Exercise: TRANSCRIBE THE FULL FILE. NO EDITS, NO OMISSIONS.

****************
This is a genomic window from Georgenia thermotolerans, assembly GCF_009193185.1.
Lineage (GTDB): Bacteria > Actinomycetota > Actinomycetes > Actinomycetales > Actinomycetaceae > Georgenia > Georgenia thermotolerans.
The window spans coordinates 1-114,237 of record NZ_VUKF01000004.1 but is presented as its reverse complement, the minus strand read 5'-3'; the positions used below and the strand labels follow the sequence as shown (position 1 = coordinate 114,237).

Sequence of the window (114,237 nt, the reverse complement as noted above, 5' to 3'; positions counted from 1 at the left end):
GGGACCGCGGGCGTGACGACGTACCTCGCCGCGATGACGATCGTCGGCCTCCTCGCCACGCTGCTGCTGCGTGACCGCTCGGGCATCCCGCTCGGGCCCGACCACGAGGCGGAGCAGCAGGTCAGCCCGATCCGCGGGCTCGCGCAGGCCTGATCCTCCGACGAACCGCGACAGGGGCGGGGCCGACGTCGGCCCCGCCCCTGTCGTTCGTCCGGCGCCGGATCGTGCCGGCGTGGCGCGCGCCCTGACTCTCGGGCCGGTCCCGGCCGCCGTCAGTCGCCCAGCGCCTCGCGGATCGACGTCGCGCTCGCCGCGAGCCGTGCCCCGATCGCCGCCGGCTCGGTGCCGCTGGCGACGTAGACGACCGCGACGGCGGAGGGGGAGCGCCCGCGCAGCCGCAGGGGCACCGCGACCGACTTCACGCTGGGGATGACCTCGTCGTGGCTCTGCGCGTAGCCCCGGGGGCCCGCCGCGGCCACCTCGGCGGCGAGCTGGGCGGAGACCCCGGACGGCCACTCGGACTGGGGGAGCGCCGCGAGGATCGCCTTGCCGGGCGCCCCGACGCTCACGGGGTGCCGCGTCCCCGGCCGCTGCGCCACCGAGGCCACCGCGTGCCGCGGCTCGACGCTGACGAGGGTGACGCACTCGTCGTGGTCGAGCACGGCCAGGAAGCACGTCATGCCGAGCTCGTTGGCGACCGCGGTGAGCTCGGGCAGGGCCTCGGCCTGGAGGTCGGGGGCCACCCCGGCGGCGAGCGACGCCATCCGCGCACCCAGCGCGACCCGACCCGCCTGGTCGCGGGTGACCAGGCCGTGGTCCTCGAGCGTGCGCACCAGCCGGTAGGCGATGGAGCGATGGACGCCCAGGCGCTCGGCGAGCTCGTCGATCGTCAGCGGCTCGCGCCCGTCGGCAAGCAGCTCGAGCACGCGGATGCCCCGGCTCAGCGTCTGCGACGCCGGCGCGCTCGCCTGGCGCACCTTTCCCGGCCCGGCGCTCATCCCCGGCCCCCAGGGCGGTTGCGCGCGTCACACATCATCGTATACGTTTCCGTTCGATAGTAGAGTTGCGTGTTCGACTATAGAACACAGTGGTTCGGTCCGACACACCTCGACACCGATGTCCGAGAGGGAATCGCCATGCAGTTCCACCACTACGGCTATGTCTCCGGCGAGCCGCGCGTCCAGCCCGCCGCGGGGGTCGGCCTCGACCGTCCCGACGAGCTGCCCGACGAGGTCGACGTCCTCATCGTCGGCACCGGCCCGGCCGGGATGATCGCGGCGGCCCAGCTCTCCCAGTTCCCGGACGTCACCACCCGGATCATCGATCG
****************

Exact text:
This is a genomic window from Georgenia thermotolerans, assembly GCF_009193185.1.
Lineage (GTDB): Bacteria > Actinomycetota > Actinomycetes > Actinomycetales > Actinomycetaceae > Georgenia > Georgenia thermotolerans.
The window spans coordinates 1-114,237 of record NZ_VUKF01000004.1 but is presented as its reverse complement, the minus strand read 5'-3'; the positions used below and the strand labels follow the sequence as shown (position 1 = coordinate 114,237).

Sequence of the window (114,237 nt, the reverse complement as noted above, 5' to 3'; positions counted from 1 at the left end):
GGGACCGCGGGCGTGACGACGTACCTCGCCGCGATGACGATCGTCGGCCTCCTCGCCACGCTGCTGCTGCGTGACCGCTCGGGCATCCCGCTCGGGCCCGACCACGAGGCGGAGCAGCAGGTCAGCCCGATCCGCGGGCTCGCGCAGGCCTGATCCTCCGACGAACCGCGACAGGGGCGGGGCCGACGTCGGCCCCGCCCCTGTCGTTCGTCCGGCGCCGGATCGTGCCGGCGTGGCGCGCGCCCTGACTCTCGGGCCGGTCCCGGCCGCCGTCAGTCGCCCAGCGCCTCGCGGATCGACGTCGCGCTCGCCGCGAGCCGTGCCCCGATCGCCGCCGGCTCGGTGCCGCTGGCGACGTAGACGACCGCGACGGCGGAGGGGGAGCGCCCGCGCAGCCGCAGGGGCACCGCGACCGACTTCACGCTGGGGATGACCTCGTCGTGGCTCTGCGCGTAGCCCCGGGGGCCCGCCGCGGCCACCTCGGCGGCGAGCTGGGCGGAGACCCCGGACGGCCACTCGGACTGGGGGAGCGCCGCGAGGATCGCCTTGCCGGGCGCCCCGACGCTCACGGGGTGCCGCGTCCCCGGCCGCTGCGCCACCGAGGCCACCGCGTGCCGCGGCTCGACGCTGACGAGGGTGACGCACTCGTCGTGGTCGAGCACGGCCAGGAAGCACGTCATGCCGAGCTCGTTGGCGACCGCGGTGAGCTCGGGCAGGGCCTCGGCCTGGAGGTCGGGGGCCACCCCGGCGGCGAGCGACGCCATCCGCGCACCCAGCGCGACCCGACCCGCCTGGTCGCGGGTGACCAGGCCGTGGTCCTCGAGCGTGCGCACCAGCCGGTAGGCGATGGAGCGATGGACGCCCAGGCGCTCGGCGAGCTCGTCGATCGTCAGCGGCTCGCGCCCGTCGGCAAGCAGCTCGAGCACGCGGATGCCCCGGCTCAGCGTCTGCGACGCCGGCGCGCTCGCCTGGCGCACCTTTCCCGGCCCGGCGCTCATCCCCGGCCCCCAGGGCGGTTGCGCGCGTCACACATCATCGTATACGTTTCCGTTCGATAGTAGAGTTGCGTGTTCGACTATAGAACACAGTGGTTCGGTCCGACACACCTCGACACCGATGTCCGAGAGGGAATCGCCATGCAGTTCCACCACTACGGCTATGTCTCCGGCGAGCCGCGCGTCCAGCCCGCCGCGGGGGTCGGCCTCGACCGTCCCGACGAGCTGCCCGACGAGGTCGACGTCCTCATCGTCGGCACCGGCCCGGCCGGGATGATCGCGGCGGCCCAGCTCTCCCAGTTCCCGGACGTCACCACCCGGATCATCGATCG